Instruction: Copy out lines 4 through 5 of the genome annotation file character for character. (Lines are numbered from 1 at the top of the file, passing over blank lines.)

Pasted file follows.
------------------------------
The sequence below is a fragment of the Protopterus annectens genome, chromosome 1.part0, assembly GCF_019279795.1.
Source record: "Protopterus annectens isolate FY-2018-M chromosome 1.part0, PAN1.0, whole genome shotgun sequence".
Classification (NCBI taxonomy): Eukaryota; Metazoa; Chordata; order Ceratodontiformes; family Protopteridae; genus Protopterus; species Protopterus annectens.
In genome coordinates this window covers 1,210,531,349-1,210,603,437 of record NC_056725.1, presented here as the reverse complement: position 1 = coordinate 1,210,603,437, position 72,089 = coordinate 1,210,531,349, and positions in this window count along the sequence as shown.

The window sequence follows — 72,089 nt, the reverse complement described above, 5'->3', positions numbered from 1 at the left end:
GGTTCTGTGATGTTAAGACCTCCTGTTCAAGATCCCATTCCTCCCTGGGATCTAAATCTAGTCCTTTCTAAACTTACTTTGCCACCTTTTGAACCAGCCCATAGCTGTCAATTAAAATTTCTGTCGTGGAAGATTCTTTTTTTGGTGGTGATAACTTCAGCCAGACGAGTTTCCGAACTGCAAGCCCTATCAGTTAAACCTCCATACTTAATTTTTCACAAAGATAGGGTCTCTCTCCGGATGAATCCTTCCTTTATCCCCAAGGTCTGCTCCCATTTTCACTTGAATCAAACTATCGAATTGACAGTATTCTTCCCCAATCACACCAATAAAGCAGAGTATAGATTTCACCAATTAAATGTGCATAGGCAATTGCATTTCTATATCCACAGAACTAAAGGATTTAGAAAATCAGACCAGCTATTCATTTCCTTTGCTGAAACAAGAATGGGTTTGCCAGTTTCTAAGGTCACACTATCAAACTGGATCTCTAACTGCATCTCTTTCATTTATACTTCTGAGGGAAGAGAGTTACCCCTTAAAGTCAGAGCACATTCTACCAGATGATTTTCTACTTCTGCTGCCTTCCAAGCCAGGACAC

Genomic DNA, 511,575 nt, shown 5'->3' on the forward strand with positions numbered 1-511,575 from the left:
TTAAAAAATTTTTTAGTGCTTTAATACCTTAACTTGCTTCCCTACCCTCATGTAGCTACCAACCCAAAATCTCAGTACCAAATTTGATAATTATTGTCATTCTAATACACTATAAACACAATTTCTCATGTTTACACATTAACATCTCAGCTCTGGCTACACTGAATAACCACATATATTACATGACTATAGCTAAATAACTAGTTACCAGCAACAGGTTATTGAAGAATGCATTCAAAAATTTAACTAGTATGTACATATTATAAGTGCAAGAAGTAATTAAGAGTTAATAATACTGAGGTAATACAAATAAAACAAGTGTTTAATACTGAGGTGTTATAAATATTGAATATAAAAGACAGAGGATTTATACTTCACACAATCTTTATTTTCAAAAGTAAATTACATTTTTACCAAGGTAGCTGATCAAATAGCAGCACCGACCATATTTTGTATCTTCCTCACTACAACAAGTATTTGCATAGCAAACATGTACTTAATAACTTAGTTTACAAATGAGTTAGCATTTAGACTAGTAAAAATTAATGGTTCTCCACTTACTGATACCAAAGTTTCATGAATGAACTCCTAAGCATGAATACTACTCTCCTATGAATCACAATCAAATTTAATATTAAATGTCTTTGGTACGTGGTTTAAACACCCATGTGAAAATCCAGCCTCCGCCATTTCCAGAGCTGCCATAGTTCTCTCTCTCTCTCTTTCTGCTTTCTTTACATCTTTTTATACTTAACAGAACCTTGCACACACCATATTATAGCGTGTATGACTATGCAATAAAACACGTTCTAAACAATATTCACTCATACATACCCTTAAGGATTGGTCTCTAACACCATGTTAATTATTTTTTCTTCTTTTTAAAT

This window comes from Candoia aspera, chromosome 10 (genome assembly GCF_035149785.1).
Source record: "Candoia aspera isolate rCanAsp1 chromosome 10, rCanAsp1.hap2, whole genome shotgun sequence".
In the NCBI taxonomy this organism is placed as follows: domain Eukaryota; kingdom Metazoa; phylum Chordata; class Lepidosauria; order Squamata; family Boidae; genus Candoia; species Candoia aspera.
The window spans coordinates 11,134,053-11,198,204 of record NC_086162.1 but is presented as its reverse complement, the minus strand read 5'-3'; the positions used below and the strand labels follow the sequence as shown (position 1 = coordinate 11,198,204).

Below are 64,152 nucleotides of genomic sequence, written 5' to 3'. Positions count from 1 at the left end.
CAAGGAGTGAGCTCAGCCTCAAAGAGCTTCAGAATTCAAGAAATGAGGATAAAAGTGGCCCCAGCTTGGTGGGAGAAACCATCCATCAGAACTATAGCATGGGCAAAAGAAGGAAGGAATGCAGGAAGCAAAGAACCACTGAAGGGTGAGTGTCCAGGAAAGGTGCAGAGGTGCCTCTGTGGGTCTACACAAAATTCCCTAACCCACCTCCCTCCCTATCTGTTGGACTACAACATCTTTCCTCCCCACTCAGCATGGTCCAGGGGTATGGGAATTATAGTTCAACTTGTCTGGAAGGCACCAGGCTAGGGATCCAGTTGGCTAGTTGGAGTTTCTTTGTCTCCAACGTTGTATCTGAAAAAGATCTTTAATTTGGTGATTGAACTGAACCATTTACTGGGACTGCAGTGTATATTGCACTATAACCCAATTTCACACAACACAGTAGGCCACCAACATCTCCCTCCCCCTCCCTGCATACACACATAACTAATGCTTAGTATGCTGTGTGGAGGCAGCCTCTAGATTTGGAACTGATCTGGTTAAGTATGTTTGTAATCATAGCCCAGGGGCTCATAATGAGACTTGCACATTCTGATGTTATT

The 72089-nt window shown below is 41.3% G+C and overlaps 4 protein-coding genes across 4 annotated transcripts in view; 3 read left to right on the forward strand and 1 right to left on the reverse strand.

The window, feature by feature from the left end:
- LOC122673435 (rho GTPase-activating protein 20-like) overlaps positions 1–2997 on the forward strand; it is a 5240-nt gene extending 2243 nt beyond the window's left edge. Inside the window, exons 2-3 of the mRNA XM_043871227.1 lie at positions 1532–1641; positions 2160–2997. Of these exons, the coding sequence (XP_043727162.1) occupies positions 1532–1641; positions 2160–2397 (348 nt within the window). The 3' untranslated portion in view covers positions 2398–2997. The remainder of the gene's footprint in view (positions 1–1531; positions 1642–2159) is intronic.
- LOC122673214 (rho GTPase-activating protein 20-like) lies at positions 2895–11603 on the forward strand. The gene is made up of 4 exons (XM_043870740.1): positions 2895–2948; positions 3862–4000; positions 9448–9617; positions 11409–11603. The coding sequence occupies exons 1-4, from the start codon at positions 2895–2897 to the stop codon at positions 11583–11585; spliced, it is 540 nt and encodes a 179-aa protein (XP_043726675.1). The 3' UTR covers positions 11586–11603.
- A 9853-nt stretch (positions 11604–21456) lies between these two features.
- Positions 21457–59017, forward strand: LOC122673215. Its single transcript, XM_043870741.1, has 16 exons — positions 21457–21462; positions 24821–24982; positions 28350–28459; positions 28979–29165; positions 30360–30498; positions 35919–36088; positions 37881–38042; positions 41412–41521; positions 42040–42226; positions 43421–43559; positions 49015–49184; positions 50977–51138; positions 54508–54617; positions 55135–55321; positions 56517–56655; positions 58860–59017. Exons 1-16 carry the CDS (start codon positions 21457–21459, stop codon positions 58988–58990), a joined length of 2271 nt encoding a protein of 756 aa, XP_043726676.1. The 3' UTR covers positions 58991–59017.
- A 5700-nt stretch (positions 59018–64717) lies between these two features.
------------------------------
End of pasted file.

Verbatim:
In genome coordinates this window covers 1,210,531,349-1,210,603,437 of record NC_056725.1, presented here as the reverse complement: position 1 = coordinate 1,210,603,437, position 72,089 = coordinate 1,210,531,349, and positions in this window count along the sequence as shown.

The window sequence follows — 72,089 nt, the reverse complement described above, 5'->3', positions numbered from 1 at the left end: